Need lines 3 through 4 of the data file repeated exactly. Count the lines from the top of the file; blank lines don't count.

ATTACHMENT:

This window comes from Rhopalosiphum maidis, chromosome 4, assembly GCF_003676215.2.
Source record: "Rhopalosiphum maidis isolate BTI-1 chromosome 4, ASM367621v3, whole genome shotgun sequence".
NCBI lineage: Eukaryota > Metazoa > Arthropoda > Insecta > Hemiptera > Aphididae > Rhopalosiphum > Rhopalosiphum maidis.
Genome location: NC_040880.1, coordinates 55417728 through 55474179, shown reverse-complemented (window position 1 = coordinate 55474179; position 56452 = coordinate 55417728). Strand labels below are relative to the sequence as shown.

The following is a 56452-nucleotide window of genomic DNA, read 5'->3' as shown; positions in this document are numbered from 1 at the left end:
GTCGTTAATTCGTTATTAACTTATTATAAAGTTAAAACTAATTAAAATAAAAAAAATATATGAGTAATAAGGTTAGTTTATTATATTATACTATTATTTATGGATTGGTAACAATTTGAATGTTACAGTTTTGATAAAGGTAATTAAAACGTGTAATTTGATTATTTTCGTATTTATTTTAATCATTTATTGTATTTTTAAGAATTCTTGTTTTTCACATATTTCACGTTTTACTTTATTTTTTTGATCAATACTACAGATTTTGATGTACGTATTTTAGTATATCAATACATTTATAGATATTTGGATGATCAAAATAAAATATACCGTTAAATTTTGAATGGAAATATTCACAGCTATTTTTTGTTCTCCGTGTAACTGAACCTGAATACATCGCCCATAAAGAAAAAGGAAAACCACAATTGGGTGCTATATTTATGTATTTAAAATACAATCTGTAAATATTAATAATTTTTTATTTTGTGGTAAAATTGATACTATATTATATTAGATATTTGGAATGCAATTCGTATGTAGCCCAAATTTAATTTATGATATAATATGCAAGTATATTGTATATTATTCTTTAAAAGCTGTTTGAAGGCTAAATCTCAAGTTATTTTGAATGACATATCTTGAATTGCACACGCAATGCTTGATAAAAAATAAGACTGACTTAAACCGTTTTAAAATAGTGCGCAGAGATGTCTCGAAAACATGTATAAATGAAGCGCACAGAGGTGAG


NCBI lineage: Eukaryota > Metazoa > Arthropoda > Insecta > Hemiptera > Aphididae > Rhopalosiphum > Rhopalosiphum maidis.
Genome location: NC_040880.1, coordinates 55417728 through 55474179, shown reverse-complemented (window position 1 = coordinate 55474179; position 56452 = coordinate 55417728). Strand labels below are relative to the sequence as shown.